Here’s the original manuscript of Martin Luther’s “A mighty fortress is our God”, a paraphrase of Psalm 146. I wonder at how how many tongues have sung these words since the day it was written…
my favorite part is the very last phrase : Let goods and kindred go, this mortal life also; the body they may kill, God’s truth abideth still — his kingdom is forever. amen.
It ends up being at the strangest of moments that I feel an overwhelming sense of satisfaction and enjoyment of grad school… It’s Friday night and I’m sitting in studio working.
…on a Friday night.
… but I just feel so fulfilled.
for the first time in my life, I’m feeling like there just isn’t enough time .
… I don’t think I ever imagined this happening before I was thirty.
a voice cries out: “in the wilderness, prepare the way of the Lord, make straight in the desert a highway for our God;
every valley will be lifted up and ever hill made low,
the rough ground will be made level and the rugged places a plain,
and the glory of the Lord shall be revealed and all the flesh shall see it together,
for the mouth of the Lord has spoken.’
happy first week of advent!
(image via eja photo)
La Mort des Amants
Nous aurons des lits pleins d’odeurs légères,
Des divans profonds comme des tombeaux,
Et d’étranges fleurs sur des étagères,
Ecloses pour nous sous des cieux plus beaux.
Usant à l’envi leurs chaleurs dernières,
Nos deux coeurs seront deux vastes flambeaux,
Qui réfléchiront leurs doubles lumières
Dans nos deux esprits, ces miroirs jumeaux.
Un soir fait de rose et de bleu mystique,
Nous échangerons un éclair unique,
Comme un long sanglot, tout chargé d’adieux;
Et plus tard un Ange, entr’ouvrant les portes,
Viendra ranimer, fidèle et joyeux,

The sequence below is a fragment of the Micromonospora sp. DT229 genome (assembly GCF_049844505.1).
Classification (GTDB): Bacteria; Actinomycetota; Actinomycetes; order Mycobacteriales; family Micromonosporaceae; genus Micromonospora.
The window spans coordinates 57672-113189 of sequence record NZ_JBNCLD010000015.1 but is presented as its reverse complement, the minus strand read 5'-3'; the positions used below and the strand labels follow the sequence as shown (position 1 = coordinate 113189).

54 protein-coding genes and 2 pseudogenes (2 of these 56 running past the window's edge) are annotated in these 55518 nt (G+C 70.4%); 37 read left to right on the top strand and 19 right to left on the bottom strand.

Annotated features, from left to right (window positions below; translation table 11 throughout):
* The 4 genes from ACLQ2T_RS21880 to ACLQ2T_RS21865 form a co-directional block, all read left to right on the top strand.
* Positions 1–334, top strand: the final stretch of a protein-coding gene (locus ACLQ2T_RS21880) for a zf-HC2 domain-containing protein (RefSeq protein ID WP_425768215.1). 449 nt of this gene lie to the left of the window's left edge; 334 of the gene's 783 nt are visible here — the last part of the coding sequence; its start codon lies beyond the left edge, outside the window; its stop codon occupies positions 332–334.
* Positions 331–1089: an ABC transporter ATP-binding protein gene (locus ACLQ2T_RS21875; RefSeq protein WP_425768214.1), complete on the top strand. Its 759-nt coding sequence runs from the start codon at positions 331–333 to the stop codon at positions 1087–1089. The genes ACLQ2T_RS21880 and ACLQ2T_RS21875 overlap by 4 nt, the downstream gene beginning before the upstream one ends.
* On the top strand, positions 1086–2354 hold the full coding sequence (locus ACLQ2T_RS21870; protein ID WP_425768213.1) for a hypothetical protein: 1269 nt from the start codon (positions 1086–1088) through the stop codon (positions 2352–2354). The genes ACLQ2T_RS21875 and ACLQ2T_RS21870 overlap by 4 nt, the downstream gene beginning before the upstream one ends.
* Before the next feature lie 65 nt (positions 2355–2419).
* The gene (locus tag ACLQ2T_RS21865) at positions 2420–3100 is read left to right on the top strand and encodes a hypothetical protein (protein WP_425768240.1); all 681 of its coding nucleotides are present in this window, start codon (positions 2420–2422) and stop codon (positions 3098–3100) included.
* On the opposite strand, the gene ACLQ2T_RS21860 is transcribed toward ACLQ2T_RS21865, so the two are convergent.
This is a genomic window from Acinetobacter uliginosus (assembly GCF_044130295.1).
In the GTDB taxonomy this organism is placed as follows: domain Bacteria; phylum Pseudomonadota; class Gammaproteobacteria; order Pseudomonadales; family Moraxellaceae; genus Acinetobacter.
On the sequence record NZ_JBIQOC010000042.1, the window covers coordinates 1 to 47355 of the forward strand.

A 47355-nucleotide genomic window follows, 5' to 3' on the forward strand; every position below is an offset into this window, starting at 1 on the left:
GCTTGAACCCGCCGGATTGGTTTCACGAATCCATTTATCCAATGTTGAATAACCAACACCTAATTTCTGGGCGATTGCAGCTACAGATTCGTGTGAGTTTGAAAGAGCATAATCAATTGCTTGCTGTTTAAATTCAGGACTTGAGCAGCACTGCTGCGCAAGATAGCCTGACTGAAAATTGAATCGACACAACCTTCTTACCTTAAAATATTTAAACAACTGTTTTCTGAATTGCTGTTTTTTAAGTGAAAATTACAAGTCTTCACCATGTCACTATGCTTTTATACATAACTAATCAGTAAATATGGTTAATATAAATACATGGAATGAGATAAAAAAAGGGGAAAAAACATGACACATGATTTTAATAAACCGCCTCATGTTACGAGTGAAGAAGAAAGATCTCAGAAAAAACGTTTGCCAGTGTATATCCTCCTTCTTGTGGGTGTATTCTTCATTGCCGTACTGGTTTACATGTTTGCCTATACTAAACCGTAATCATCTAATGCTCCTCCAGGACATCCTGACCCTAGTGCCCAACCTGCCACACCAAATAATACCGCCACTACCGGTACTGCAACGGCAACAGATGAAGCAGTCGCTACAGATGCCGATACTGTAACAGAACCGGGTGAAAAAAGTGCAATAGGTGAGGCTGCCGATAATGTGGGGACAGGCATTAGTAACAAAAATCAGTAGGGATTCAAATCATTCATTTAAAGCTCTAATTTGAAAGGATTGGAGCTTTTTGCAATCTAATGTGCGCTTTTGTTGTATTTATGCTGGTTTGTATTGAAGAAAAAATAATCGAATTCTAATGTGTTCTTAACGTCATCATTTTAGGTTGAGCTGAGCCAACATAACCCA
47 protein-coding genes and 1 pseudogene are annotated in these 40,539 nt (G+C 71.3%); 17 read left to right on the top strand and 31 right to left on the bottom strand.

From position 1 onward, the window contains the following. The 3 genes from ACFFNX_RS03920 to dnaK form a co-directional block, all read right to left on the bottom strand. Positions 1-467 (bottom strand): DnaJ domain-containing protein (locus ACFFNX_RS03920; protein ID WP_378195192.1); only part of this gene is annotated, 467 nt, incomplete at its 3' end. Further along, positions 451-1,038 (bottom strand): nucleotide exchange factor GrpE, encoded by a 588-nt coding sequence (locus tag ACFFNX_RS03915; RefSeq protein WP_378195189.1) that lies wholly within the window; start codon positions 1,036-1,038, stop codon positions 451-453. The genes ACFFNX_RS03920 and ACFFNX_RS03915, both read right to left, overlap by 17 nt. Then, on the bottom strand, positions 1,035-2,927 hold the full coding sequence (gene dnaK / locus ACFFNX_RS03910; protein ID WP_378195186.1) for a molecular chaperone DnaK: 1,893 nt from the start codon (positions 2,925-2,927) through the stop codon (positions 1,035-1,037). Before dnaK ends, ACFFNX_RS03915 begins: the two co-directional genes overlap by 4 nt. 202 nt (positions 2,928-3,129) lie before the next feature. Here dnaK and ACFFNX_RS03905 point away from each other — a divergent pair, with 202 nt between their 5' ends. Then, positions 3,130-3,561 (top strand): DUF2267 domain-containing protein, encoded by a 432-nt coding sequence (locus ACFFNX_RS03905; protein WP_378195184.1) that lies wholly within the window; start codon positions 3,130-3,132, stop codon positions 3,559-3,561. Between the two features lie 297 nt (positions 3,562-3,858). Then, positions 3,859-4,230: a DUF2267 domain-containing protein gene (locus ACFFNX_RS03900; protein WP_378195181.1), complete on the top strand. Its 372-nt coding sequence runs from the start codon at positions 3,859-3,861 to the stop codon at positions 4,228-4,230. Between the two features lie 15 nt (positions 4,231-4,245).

Les miroirs ternis et les flammes mortes.
— Charles Baudelaire
In a madeleine-de-proustian moment this afternoon, I was visited by a vague memory of my favorite childhood book, The Ballad of the Harp Weaver. It was strangely a moving moment for me, first because I don’t think I’ve had a single thought about it in over 10 years, but probably more because such a feeling of sadness came over me as I started to work through my memories to remember the actual story.
It’s a poem by Edna St. Vincent Millay, the story of a mother and her son who love each other so dearly… and when the winter comes and their clothes are not warm enough and they’ve burnt the last of their furniture for firewood, they sit together and hold each other and laugh and sing into the cold night. And as the boy drifts off into sleep, he begins to dream his mother is sitting at their harp, singing and weaving him clothes of bright and luxurious threads… only to awake in the morning to find her frozen dead.
I wonder what a little girl I was to have loved something so sad… And to be honest, I am not sure what moves me more — the story itself, or the thought that a little 8 year-old heart could already be so compelled by such beauty and sorrow.
Rotterdam, last spring, left me with a strange feeling. It was disorienting and cold, we were weary and wet from the rain, and somehow I just didn’t feel welcome.
But today, something’s drawing me back…
from my new friend, regina.